On November 15th, the Chinese government announced a relaxation of its controversial one-child policy. But I don't think Beijingstop there.
The new "family-planning policy" allows a couple to have two children if either member of the couple is an only child. Before, urban couples could have two children if both parents were only children; and rural couples could have two, if their first baby was a girl.
For that reason, I'm going out on a limb today and predicting that within six months, China will be no family planning requirements. And I predict such a move would help one industry in particular. But let me a little.officially end its one-child-per-family policy, and there
First off: How do you think an end to the one-child-per-family policy would impact stocks that cater to the already huge population of China?
Of course, the number of new bundles of joy this would create is heavily debated. Keep in mind that since China passed the one-child policy in 1979, the birth rate has declined 50% and prevented some 400 million births.
Estimates for the effect a change in policy would have in 2015 vary widely. I'll share the figures from Bank of America Merrill Lynch: China's population would increase by 9.5 million more babies each year over the first five years after the policy is lifted.
To baby boomers were born in America over an 18-year period. If China begins rapid pace reproduction and it continues over the same amount of time, we're looking at 171 million more Chinese by 2033. That's 91 million more mouths to feed than came out of the baby boom.that in perspective, nearly 80 million "peace, love and rock 'n roll"
And that brings me to my other prediction: Imagine how stocks of companies that feed the region's voracious appetite will react on that news.
Just to give you an idea of where I'm going, makers of infant formula -- poised to profit handsomely -- are particularly in love with the idea of lifting the one-child policy.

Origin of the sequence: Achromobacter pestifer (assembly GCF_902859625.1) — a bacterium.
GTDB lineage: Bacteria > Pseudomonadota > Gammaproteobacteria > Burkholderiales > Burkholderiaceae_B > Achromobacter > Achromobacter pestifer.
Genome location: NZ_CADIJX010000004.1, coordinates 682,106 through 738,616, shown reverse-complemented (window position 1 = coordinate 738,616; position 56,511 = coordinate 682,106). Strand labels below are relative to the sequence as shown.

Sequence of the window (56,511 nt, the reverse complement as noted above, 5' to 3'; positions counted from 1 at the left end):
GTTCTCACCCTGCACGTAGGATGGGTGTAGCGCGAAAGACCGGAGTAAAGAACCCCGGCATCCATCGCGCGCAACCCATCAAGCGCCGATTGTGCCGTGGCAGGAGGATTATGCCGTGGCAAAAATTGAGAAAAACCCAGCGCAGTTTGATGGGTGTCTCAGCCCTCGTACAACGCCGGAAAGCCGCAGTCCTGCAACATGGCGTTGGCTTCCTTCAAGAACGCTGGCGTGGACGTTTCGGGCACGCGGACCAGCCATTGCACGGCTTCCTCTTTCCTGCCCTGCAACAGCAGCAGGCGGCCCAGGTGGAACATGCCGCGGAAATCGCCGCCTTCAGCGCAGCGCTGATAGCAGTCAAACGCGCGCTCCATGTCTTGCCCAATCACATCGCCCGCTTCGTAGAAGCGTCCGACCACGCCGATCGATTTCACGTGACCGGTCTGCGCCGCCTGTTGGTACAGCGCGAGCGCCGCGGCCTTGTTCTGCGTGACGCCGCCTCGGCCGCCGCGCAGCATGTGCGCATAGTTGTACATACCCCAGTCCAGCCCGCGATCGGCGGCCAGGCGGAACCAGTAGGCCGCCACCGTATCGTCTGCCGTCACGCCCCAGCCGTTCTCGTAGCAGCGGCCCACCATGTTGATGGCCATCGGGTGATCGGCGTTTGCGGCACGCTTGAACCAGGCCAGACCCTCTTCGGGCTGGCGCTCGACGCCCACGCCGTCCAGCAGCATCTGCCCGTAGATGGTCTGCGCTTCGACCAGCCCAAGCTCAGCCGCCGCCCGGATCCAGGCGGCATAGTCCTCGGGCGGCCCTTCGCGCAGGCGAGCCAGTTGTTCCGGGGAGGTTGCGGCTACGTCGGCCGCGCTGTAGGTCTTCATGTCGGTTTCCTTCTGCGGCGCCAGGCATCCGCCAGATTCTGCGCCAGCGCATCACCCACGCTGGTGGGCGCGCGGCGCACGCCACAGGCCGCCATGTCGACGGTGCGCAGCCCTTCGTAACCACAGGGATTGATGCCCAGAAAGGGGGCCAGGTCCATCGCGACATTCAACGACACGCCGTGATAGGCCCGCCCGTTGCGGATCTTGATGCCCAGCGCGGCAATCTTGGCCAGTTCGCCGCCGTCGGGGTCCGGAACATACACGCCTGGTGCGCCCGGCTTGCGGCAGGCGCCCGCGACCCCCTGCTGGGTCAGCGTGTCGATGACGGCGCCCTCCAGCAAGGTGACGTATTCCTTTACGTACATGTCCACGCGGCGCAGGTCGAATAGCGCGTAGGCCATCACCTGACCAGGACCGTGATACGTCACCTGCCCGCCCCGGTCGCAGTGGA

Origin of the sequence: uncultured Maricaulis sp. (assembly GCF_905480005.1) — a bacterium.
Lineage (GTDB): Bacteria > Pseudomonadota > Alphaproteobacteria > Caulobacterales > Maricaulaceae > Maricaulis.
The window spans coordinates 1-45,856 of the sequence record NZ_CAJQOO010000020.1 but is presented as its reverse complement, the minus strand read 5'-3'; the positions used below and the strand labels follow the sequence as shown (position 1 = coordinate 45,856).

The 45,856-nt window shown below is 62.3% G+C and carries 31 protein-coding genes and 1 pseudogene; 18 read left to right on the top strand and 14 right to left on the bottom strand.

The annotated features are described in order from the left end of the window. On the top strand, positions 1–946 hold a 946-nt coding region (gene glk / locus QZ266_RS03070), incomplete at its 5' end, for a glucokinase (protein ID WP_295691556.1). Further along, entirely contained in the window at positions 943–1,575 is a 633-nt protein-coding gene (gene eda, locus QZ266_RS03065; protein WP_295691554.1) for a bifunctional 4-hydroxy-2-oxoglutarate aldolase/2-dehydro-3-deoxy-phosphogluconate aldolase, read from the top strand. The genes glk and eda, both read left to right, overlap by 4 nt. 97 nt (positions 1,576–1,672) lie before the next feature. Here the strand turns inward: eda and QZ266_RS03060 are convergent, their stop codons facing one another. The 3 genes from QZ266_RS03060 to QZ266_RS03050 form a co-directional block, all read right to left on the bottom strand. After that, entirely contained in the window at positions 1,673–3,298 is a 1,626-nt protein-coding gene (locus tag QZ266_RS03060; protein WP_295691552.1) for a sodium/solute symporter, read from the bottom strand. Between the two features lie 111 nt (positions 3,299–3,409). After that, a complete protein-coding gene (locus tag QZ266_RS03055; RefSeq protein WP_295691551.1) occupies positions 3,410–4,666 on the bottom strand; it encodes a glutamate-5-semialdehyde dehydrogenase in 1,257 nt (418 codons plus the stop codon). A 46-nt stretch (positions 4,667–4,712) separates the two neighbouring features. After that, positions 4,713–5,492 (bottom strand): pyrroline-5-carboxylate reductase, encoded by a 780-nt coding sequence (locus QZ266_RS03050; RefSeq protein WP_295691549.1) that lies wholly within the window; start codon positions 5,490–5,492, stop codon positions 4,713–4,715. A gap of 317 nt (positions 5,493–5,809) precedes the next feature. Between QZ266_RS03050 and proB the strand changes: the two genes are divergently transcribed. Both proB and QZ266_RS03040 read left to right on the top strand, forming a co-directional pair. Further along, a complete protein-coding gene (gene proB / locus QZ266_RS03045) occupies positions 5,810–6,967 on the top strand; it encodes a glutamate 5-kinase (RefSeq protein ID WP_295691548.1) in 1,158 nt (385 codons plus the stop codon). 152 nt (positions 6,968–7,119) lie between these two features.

As expected, the quartet of homegrown producers -- Zhejiang Beingmate Technology, China Mengniu Dairy Co., China Modern Dairy Holdings Ltd. and Yashili International Holdings Ltd. -- saw their stocks surge by as much as 9.7% on Nov. 15, the day of the announcement.
While several multi-national companies may vie for a piece of this market, there's one company I see getting the "dragon's" share of business.
Ever since a 2008 scandal in China when six infants died and hundreds of thousands were sickened from melamine-contaminated milk produced domestically, there has been a desperate outcry for safe baby formula.
To show you the scale of the demand, there were 82 million children in China under the age of five. Only 28% of babies under six months old were breastfed. The 2008 scandal left millions of parents scared, distrustful and with a $12.5 billion annual appetite for baby formula.
Through the years, companies have stumbled trying to get a foothold on the domestic market, as families showed their willingness to pay top dollar for foreign-made formula that they presumed would be safer.
While China certainly can control who can sell products to its citizens, a few companies have taken up the slack. Nestle, Abbott Laboratories (NYSE: ABT), Heinz and Mead Johnson Nutrition (NYSE: MJN) are competing to suck up the 20% growth in the infant formula market Oppenheimer expects in 2017, if the policy is lifted.
The company that stands out by a long shot is Mead, ranked first in China's milk-formula market with a 14% share last year. China's Hangzhou Beingmate Group was No. 2 with 10%.
Mead is also the only company solely focused on selling infant and child nutrition products. About 30% of its stock from perform to outperform with a of $100 for 2014-2015, up from its current price around $85.is generated in China. The same day news that a policy change broke, Oppenheimer upgraded Mead's
The positive outlook for Mead isn't based solely on China's policy change. Third-quarter 2013 earnings rose 15% and the company subsequently raised its adjusted earnings outlook for the full year from $3.22 to $3.37.
Risks to consider: In July, Mead was investigated for possible "price-fixing and anticompetitive activity." The company said that as a result, it will cut prices in China and pay a $33 million penalty as part of the resolution. While I don't think this will affect business, the Chinese government must always be considered a wildcard.
Action To Take--> Though Mead is not a cheap stock, with a forward-looking PE of 17.7, its growth potential is very enticing -- especially given potential developments with the one-child policy. It also delivers a 1.7% dividend yield, making this a stock to buy today.